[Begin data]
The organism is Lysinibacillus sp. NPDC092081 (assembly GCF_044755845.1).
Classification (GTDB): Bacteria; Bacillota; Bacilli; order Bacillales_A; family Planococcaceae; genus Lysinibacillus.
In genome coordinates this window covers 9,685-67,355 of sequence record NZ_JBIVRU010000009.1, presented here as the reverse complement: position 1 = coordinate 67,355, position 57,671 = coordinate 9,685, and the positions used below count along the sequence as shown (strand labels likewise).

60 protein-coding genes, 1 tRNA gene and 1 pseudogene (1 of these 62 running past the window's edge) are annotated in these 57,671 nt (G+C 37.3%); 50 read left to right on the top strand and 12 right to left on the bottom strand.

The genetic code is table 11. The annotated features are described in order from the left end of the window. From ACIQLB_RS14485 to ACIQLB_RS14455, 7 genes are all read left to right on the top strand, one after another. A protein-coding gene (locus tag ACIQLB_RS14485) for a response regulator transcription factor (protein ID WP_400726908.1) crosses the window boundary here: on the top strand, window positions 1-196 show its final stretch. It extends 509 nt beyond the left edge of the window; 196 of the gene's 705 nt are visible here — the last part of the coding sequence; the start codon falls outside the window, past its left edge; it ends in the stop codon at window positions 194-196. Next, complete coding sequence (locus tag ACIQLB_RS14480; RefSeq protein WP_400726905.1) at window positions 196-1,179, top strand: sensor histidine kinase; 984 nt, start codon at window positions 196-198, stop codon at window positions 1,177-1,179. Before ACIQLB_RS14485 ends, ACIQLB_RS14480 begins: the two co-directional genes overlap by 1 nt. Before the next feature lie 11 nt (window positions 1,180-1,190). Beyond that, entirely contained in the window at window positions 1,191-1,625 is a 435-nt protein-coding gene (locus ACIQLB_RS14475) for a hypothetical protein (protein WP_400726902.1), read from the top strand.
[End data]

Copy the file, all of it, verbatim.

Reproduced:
The organism is Lysinibacillus sp. NPDC092081 (assembly GCF_044755845.1).
Classification (GTDB): Bacteria; Bacillota; Bacilli; order Bacillales_A; family Planococcaceae; genus Lysinibacillus.
In genome coordinates this window covers 9,685-67,355 of sequence record NZ_JBIVRU010000009.1, presented here as the reverse complement: position 1 = coordinate 67,355, position 57,671 = coordinate 9,685, and the positions used below count along the sequence as shown (strand labels likewise).

60 protein-coding genes, 1 tRNA gene and 1 pseudogene (1 of these 62 running past the window's edge) are annotated in these 57,671 nt (G+C 37.3%); 50 read left to right on the top strand and 12 right to left on the bottom strand.

The genetic code is table 11. The annotated features are described in order from the left end of the window. From ACIQLB_RS14485 to ACIQLB_RS14455, 7 genes are all read left to right on the top strand, one after another. A protein-coding gene (locus tag ACIQLB_RS14485) for a response regulator transcription factor (protein ID WP_400726908.1) crosses the window boundary here: on the top strand, window positions 1-196 show its final stretch. It extends 509 nt beyond the left edge of the window; 196 of the gene's 705 nt are visible here — the last part of the coding sequence; the start codon falls outside the window, past its left edge; it ends in the stop codon at window positions 194-196. Next, complete coding sequence (locus tag ACIQLB_RS14480; RefSeq protein WP_400726905.1) at window positions 196-1,179, top strand: sensor histidine kinase; 984 nt, start codon at window positions 196-198, stop codon at window positions 1,177-1,179. Before ACIQLB_RS14485 ends, ACIQLB_RS14480 begins: the two co-directional genes overlap by 1 nt. Before the next feature lie 11 nt (window positions 1,180-1,190). Beyond that, entirely contained in the window at window positions 1,191-1,625 is a 435-nt protein-coding gene (locus ACIQLB_RS14475) for a hypothetical protein (protein WP_400726902.1), read from the top strand.